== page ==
“The Dead are dressed in blue / The Blue are dressed as dead.”

Videos are concrete in image but abstract in meaning: Lone men who are not the artist can be seen preparing something that might be a concert, an exhibition, or a scientific experiment/medical operation (fun fact: if a French person tells you “J’ai un ‘con-ser’” you never know, are you supposed to congratulate or to comfort them, as “cancer” and “concert” share the exact same pronunciation). It does not stay limited to two dimensionality, sculpture and installation soon join the party. Halfway through the show, there’s a sudden break, and from darkness we step into light to find beach photos and Caribbean postcards covering the floor. Rester Vivant then continues with more light but not necessarily brighter. The Possibility of an Island, a screen adaptation of his eponymous novel Houellebecq has directed himself, is shown in Spanish with French subtitles, another movie in French with Dutch subtitles. Why?

In the end it all comes down to a portrait of the author’s views on the world, with motives known from his writings from sex (there’s some pin up posters and a lesbian softporn) to immigration (those photos from Calais). A show supposed to mirror life, and there is no hope, no escape, you only ever try to cheer up momentarily with holidays, art and more. Autobiography seems mixed in but you never know with these writers - “I is another” - what identity they’re talking about. Love is a dead dog, his (really?) toys presented in a shrine/vitrine, but “Michel Houellebecq” also tells how he replaced him without much ceremony.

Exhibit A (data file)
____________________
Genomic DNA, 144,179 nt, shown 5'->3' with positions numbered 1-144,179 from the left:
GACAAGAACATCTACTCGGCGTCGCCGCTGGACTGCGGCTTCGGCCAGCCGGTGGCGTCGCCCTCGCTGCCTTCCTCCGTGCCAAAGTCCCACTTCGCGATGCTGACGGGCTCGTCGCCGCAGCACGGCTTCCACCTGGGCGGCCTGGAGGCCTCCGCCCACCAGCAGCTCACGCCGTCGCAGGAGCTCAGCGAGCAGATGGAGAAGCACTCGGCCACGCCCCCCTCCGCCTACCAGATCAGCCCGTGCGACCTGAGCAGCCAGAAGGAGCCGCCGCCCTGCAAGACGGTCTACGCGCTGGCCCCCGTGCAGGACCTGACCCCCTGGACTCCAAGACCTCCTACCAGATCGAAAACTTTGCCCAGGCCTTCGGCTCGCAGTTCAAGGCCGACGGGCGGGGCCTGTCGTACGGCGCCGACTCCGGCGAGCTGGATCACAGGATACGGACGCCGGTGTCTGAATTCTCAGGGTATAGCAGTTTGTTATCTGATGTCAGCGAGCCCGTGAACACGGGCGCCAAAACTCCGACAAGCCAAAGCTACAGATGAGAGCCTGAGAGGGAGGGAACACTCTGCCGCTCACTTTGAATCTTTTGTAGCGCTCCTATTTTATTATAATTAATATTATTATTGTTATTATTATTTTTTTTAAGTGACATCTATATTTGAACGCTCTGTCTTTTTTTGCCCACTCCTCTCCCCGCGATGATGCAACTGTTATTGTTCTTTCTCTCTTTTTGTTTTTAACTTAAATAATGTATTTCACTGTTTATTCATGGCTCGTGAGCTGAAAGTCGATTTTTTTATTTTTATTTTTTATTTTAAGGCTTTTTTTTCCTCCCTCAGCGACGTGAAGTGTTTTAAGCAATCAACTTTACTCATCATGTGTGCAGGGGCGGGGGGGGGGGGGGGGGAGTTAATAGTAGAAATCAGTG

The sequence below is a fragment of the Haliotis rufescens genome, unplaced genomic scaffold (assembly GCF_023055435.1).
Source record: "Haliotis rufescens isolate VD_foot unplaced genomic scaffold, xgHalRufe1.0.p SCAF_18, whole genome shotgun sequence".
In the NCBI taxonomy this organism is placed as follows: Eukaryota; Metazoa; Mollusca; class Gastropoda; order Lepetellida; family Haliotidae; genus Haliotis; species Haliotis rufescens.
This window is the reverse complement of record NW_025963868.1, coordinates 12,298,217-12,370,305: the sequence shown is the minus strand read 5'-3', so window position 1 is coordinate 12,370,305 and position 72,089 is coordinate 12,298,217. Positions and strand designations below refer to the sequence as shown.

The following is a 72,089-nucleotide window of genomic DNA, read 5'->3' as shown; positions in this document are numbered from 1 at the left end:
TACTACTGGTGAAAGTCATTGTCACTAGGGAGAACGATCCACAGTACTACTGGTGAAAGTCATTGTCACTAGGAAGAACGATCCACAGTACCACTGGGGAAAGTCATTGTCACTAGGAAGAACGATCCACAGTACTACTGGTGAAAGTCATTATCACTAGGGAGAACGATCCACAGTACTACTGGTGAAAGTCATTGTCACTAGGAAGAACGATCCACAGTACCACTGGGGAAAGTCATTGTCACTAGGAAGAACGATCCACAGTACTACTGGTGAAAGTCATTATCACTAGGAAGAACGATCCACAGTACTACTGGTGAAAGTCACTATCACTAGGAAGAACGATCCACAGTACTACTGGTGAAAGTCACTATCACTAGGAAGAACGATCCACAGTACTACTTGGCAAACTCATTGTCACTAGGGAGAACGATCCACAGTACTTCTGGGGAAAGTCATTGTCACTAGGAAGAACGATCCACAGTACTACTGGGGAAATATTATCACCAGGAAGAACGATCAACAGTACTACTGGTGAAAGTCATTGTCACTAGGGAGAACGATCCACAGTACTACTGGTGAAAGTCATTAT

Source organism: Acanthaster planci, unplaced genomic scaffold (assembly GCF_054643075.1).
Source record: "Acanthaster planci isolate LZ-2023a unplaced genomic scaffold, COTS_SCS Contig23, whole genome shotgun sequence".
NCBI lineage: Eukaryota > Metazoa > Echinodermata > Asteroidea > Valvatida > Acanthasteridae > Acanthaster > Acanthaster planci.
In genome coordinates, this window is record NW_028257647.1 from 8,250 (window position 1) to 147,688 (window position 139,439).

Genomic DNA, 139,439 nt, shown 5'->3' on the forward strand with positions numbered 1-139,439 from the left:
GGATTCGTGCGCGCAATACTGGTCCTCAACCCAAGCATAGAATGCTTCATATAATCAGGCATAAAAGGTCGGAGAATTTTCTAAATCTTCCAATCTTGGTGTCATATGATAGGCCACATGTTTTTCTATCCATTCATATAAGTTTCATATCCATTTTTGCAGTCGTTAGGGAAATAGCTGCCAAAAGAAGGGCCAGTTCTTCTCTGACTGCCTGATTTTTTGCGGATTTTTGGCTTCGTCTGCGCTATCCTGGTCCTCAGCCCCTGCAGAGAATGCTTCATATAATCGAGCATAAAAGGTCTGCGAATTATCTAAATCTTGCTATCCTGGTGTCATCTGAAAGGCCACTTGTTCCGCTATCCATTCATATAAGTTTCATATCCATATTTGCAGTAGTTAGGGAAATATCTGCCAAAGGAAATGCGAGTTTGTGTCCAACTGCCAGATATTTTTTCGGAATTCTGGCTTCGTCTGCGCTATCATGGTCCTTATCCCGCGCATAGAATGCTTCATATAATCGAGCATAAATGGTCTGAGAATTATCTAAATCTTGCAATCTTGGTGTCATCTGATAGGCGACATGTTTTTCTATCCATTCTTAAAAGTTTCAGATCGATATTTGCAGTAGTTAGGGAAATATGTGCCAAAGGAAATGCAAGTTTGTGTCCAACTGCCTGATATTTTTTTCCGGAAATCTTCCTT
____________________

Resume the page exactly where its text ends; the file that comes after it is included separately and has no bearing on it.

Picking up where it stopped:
Rester Vivant is designed as a circuit, in the end you reach the start. Probably a metaphor (or Houellebecq likes Disney songs). Our main issue with Rester Vivant is how you never know what has been created by Michel Houellebecq and what has not. Palais de Tokyo calls him a “poet, essayist, novelist and film director (with) close ties to photography”, while the “sounds, photographs, installations and films” of the exhibitions were made by him and others. A few names are cited on their website, but without any associated works, and there are no clues given in the show itself. The chemical apparatus reminiscent of local hero Hicham Berrida that is actually “representing two novel characters”? Probably not. A gingerbread house of coke cans with a skull inside and the inscription “Michel Houellebecq 1958-2037”? Possibly. That recreated eighties pub with a jukebox and the smell of cigarette smoke hanging in the air, looking exactly how you’d imagine the cheap swinger resorts of Houellebecq’s early novels, with fat housewives dancing drunk-naked? Most certainly. There is even a room full of paintings – surrounding a cubicle filled with vinyl records - , and if not Houellebecq has painted them, was it Robert Combas or an imposter? (The press visuals’ copyright info later confirmed, it was indeed the doyen of French Pop art.)